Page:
Family clusters like the Zainals’ have become common during the recent rise in cases. Doctors in Balikpapan say they are exhausted tending to patients who arrive from across the region. “There aren’t any empty beds," said pulmonologist Elies Pitriani. She is one of only eight lung specialists in the city of 700,000, she said. Tanah Grogot has just two.

Cemetery workers are laboring into the night to keep up, Dr. Pitriani said, as the number of recorded Covid-19 deaths climbed to 182 in the fourth week of July, from 45 in the first.

“It’s really extraordinary to us, because Balikpapan isn’t as big a city as many on Java," she said.

In Tanah Grogot, Panglima Sebaya hospital staff are hurriedly doubling the size of the Covid-19 ward, but for now overflow patients are being treated in a tent set up outside.

“Every day there are deaths, because the condition of the patients that come to our hospital are already so severe," said Dr. Nurdiana, the director of the hospital, who goes by one name. Staff members are falling ill with Covid-19 as well, leaving administrators to try to fill gaps with health workers called in from regional clinics.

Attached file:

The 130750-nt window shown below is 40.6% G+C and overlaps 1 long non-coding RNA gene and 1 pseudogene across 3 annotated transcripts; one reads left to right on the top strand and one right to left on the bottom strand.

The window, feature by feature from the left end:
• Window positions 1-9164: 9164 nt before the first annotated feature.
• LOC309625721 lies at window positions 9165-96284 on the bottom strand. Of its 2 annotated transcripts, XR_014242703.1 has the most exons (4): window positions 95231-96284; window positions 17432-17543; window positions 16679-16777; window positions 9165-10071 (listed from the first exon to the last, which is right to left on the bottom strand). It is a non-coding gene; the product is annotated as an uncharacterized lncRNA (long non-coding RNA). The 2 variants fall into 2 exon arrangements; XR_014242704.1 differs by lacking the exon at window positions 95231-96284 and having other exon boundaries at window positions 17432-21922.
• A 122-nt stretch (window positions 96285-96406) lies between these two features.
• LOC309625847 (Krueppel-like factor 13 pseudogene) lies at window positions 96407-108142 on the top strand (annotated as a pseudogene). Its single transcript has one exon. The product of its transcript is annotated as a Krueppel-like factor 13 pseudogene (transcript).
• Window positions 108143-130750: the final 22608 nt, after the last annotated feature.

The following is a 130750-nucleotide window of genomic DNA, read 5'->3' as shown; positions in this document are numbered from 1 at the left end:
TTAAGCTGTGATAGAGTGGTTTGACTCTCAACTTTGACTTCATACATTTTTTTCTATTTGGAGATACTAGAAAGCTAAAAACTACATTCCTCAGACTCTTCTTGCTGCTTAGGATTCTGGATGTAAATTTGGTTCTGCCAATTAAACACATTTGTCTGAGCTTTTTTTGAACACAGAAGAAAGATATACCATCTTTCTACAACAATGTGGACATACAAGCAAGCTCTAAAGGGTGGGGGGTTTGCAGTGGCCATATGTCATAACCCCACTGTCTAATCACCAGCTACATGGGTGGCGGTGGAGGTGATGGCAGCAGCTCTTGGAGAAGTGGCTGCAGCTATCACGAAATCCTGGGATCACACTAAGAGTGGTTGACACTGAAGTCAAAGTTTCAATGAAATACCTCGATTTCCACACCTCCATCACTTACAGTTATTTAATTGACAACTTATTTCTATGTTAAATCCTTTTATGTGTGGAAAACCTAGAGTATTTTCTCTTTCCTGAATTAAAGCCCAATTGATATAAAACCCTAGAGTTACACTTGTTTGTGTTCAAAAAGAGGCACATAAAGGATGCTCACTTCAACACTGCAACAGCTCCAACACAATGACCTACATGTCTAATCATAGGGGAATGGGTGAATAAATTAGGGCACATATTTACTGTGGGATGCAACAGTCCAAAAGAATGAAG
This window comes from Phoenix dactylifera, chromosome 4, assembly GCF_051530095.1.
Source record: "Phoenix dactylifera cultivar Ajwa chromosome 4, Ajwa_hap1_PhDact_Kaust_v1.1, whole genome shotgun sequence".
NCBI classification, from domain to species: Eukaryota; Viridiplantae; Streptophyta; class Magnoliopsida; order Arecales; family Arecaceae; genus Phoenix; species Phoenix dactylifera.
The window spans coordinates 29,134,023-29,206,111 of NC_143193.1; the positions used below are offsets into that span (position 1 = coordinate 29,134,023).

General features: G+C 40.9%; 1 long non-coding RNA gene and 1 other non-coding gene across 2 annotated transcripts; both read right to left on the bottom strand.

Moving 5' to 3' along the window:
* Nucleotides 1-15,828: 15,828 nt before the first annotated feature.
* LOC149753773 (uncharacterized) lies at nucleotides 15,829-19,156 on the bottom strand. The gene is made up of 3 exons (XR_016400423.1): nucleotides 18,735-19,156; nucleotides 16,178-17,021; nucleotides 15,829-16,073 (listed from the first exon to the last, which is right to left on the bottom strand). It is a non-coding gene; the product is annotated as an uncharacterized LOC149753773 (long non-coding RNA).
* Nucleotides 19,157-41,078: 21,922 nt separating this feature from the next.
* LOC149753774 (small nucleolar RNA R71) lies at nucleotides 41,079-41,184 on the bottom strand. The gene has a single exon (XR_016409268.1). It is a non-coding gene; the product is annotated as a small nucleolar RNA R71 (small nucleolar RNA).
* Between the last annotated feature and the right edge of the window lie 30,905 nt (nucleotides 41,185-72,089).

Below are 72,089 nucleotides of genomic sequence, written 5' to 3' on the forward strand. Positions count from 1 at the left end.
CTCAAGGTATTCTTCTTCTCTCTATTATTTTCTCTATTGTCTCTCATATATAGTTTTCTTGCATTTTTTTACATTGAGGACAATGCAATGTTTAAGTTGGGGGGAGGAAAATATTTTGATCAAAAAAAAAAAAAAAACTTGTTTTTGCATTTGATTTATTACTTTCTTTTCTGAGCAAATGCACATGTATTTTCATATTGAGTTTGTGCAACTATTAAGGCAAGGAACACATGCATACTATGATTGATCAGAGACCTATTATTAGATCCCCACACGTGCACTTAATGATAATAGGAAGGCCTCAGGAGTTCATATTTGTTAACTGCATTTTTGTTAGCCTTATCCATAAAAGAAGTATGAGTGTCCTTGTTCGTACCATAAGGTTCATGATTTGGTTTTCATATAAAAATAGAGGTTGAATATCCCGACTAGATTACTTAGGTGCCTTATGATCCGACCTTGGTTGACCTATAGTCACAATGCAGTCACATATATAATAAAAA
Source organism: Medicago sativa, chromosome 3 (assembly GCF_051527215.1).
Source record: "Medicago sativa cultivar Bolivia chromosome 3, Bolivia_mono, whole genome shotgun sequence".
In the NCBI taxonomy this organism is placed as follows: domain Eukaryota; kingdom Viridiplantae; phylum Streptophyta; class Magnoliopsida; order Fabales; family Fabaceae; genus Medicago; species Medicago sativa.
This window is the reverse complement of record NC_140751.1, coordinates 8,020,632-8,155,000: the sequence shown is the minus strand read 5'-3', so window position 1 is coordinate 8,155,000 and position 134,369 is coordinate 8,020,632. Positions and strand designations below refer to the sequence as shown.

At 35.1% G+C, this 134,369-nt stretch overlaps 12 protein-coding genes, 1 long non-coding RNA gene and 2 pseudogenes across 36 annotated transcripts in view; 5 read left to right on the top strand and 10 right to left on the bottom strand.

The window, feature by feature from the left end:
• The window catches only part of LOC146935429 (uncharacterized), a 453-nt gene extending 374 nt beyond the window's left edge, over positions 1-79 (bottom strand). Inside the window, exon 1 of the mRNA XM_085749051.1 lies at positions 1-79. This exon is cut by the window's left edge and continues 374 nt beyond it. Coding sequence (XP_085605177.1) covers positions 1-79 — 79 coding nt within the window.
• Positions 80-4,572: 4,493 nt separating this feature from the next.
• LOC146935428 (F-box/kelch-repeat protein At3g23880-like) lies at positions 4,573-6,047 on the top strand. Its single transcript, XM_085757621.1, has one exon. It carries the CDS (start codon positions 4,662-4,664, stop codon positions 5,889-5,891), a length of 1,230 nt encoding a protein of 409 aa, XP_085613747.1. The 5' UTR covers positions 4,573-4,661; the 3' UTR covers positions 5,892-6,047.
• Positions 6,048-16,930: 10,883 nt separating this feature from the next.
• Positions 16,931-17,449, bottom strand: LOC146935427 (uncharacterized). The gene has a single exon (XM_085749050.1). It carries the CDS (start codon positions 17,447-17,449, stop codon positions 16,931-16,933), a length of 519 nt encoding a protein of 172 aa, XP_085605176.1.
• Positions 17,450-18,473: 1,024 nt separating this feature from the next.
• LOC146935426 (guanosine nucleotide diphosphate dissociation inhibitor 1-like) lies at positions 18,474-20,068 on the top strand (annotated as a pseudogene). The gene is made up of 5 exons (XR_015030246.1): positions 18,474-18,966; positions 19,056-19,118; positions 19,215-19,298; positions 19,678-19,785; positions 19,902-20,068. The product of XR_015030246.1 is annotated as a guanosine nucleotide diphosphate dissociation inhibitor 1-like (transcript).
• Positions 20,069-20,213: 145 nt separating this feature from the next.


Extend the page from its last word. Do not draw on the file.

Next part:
Dr. Helen said the hospital is struggling with shortages of Covid-19 drugs such as the antiviral remdesivir. She said she is also concerned that local people aren’t strictly following health protocols.

“There are still so many weddings and events," Dr. Helen said. As for vaccinations, she added, the local campaign has proceeded slowly. Even among the elderly, the rate of full vaccination in the town and surrounding area is only about 7%, compared with about 15% nationwide.

Overall, about 8% of Indonesia’s huge population—the world’s fourth-largest—has been fully vaccinated.

Like many developing countries, it has struggled to import enough vaccine, and a large share of the supply has been designated for Jakarta, which has fully vaccinated around a quarter of its 10.5 million people, and the tourist island of Bali, which has vaccinated around a fifth. By contrast, East Kalimantan—the province that is home to both Tanah Grogot and Balikpapan—is at about 8%.

In recent days Indonesia’s daily number of new Covid-19 cases has hovered close to their peak, around 40,000. Deaths are surging, over the past week averaging around 1,700 a day.

Epidemiologists warn that in an archipelago the size of Indonesia—which spans roughly one-eighth the circumference of the earth—spikes will occur at different times in different areas, some of which have limited testing capacity.

In recent weeks, the Delta variant has traveled the country’s length, from northern Sumatra, near Malaysia, to far-eastern Papua province, on the island of New Guinea.

“The other islands will face their own curves," said Dicky Budiman, an Indonesian epidemiologist at Griffith University in Australia. “I can see now that Sumatra, [Borneo] and Papua at least, they start their crisis now."

This story has been published from a wire agency feed without modifications to the text - Wall Street Journal